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Taking Your Blog Off Topic

Blog writing tips and articlesWhat happens when you take your blog off track and publish an off topic post? Do you ever take that risk? When you do, why do you do it and what’s the benefits or harm?

In a two part series, Sam H, Editor of Football United, shared his insights on working with “hundreds of football bloggers” for the past two years, adding to his five years blogging about European football (soccer). In part one, he explains that you must write about what you know and love, have a clear purpose and intention, realize you can’t please everyone, determine how to make what you bring to the mainstream media unique, how to learn from other bloggers and web publishers, consider what keeps bringing people back for more, and that spelling counts. In part two, Sam goes on to talk about how closely tied together are publishing and promotion, where content rules and social media dominates, and if you don’t understand both of these confidently, you’re missing out on the whole thing.

We at have been honored to have DB Ferguson of the famous No Fact Zone, Stephen Colbert fan site, and many others share their insights into their unique niche of blogging, and we welcome other bloggers to share their insights on their web publishing niche, which is in keeping with the mission of WordCast. However, hijacking a football blog to talk about blogging is not just off topic but outside the entire field of the blog’s topic.

Still, there are lessons to be learned. What makes this article series fascinating are the intentions behind it.

Interrupting the Subject Matter for What Reasons?

Sam blogs about football. Every angle, from players and games to coaches and the fields they play upon. Only football. So why should he interrupt the flow with a message from the sponsors?

That’s why. It is a message from the sponsors.

Sam isn’t doing anything bad. In fact, he’s doing some very smart things. Let’s explore each of these to see if he was successful at conveying the message from his sponsors.

Football United is run on the blog network version of . They invite any football enthusiast the opportunity to blog for free about their footballing passion. Sounds strange, but imagine a fan site that consists of the fans talking to the fans, wouldn’t your football corporate office sit up and take notice?

Blog writing and publishing is a skill, thus the article series helps to subtly inform fans that they can have their say, offers lessons in how to have that say, and shares some behind-the-scenes peaks at what it really takes to run a blog, especially a football blog.

Don’t we all want to see what goes on behind the curtain? Isn’t this part of our fascination with car accidents – we want to know what happened? That’s why shows like Entertainment Tonight, E!, Oprah, and the morning entertainment “newsy” shows are so successful. In addition to covering the news and gossip of the entertainment industry, you get an intimate look on the sets, entertainment events, and the lives of the stars. While Football United could do a show about their activities behind the scenes, the odds are that this series might be enough of a peak. Still, it’s enough to create some intimacy in the relationship. Fans of the site get a chance to hear from the guy who works so hard to give them their news.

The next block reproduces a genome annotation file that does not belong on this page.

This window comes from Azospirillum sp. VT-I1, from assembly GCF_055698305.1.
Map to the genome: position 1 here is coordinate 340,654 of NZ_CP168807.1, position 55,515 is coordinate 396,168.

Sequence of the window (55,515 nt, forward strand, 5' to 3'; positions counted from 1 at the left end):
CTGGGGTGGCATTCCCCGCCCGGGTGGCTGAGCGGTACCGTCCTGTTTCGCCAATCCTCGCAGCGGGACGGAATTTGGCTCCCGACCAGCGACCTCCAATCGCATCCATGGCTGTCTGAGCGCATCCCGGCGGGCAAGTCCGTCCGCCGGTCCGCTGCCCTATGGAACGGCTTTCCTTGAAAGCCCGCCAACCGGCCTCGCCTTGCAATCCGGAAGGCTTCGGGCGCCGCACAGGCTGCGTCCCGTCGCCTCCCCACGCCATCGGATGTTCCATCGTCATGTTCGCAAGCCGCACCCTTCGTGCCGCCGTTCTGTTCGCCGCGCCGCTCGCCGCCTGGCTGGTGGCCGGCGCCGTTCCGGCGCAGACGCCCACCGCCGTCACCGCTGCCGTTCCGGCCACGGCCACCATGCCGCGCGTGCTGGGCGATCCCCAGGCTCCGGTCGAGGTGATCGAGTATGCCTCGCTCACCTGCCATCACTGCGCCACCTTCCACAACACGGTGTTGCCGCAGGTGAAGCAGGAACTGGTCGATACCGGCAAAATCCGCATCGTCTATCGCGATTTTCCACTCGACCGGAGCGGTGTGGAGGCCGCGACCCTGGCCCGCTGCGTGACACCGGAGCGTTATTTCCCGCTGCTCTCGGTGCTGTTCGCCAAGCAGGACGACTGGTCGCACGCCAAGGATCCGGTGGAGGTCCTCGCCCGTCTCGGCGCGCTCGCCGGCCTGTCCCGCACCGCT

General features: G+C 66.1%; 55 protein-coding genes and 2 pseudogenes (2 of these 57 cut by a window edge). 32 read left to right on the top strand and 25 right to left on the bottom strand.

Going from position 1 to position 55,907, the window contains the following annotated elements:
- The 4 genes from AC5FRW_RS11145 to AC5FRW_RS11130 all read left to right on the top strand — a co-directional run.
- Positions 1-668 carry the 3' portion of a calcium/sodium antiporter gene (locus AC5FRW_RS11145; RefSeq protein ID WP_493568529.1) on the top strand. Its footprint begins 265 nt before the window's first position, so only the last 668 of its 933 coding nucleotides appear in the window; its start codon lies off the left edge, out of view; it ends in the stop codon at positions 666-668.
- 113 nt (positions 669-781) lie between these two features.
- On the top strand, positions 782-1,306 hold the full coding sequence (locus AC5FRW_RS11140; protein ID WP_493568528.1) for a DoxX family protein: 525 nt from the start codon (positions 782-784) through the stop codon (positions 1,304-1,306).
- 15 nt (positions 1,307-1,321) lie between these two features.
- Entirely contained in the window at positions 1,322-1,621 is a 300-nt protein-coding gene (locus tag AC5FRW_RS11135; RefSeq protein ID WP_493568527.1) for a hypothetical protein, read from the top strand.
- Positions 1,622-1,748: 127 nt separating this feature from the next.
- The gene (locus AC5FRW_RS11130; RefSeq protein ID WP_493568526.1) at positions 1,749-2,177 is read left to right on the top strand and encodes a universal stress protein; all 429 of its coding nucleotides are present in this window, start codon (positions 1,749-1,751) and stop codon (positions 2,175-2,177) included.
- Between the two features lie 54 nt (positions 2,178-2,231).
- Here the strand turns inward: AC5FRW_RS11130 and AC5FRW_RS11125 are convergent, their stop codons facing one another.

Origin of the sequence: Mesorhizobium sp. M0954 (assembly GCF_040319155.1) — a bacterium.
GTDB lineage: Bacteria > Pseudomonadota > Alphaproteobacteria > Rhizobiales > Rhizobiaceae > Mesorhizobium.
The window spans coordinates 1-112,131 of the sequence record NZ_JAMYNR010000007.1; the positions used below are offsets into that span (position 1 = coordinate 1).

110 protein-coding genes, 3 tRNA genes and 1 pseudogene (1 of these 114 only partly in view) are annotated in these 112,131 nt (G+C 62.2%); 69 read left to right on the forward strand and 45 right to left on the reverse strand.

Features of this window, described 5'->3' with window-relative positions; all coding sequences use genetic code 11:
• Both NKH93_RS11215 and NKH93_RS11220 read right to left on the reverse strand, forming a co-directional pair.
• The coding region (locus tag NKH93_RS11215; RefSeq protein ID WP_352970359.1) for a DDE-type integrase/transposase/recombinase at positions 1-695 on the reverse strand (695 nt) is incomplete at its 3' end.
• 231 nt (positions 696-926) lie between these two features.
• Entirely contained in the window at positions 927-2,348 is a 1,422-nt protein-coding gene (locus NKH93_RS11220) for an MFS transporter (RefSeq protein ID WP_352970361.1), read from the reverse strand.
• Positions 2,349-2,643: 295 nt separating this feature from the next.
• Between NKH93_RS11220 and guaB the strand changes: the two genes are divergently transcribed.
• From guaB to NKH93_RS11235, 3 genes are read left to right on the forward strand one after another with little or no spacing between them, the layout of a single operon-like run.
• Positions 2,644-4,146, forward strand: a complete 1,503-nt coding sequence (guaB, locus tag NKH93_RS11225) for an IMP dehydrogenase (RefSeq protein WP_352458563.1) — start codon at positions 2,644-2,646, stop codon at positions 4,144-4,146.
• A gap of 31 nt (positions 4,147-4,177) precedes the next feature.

The article not only offers good blogging tips, it shares links to Sam’s favorite sports bloggers, sharing the wealth and helping readers find other interesting avenues of opinion, commentary, and news. Those bloggers get kudos and trackbacks, and maybe reach some new audience, and if Sam’s lucky, they’ll mention that he talked about him in the articles on their blogs, helping him get new exposure. Think of these types of links as mingling at a party, where you meet and greet and exchange business cards with people, hoping one or more will turn into a relationship. The article included a link, thus a trackback, to my own blog, which is how I discovered this in the first place, since I don’t hang around sports blogs of any kind.

The articles are also a chance to attract a new audience from search engines. They offer keywords not normally associated with your content, acting like lures to bring in potential new traffic, but only if there is some connection with your blog’s purpose. Otherwise, visitors are in and out, and the conversion potential is lost. Make these off topic articles increase your conversion rates.

Sam also offers tips on how to track information on Twitter, Facebook, how to search for their hashtags, and more information that helps the fans, not just contributors. He’s not just teaching about how to blog but showing his readers how to get the most of their site and services, making the article not exclusive to bloggers but inclusive to their audience.

The two posts are just two in hundreds and hundreds of posts. Maybe they worked for his readers, maybe it didn’t, but it’s a chance to stir the pot and see what comes up to the surface. If the response is overwhelmingly positive, it’s a way to test the market to see if this is a path you should be following. If it is zip, then keep doing what you do best and take care when going off topic in the future.

Most important, in addition to the behind-the-scenes look at what it takes to be a professional blogger, going off-topic can give the reader a chance to not just learn more about how you work, but who you are.

In Should a Blogger Ever Write an Off-topic Post? by Judy Dunn of Cat’s Eye Writer, she writes about the difference between blogs you skim and must-read bloggers:

…But the ones I read most frequently have one thing in common.

They don’t just ace their content, take my breath away and make me think in different ways.

They let me see who they really are.

These bloggers are not afraid to say how they feel, to shake me up (sometimes) and to give me advice from their hearts. And they understand one thing:

Blogging is writing is life.

You are a living person and life happens. Sometimes going off-topic to share important life events is part of helping the reader get to know you better, and maybe build a stronger relationship. I remember the day when Robert Scoble of Scobleizer went from being the dude who worked for Microsoft and had free range to bitch about them to rock star blogger. His mother had gone into the hospital and it was clear that there was no hope. Frustrated and angry with everything, doctors, hospital, family, rules, regulations, combined with the sudden loss of his mother, he blogged about it, moving completely away from Microsoft and computer technology to something highly personal, and to some, very private. Like thousands, I was so touched by his humility and personal struggle, I blogged about it, as did others, creating a viral wave of support for him, reaching far out beyond his fan-base and increasing his exposure. While he was well known before, this, in my opinion, pushed him visibly into a new arena. He never abused that gift, and he continues to set an example for integrity, yet he’s an example of how taking off the mask may benefit you and your audience by letting them into your real life beyond the blog.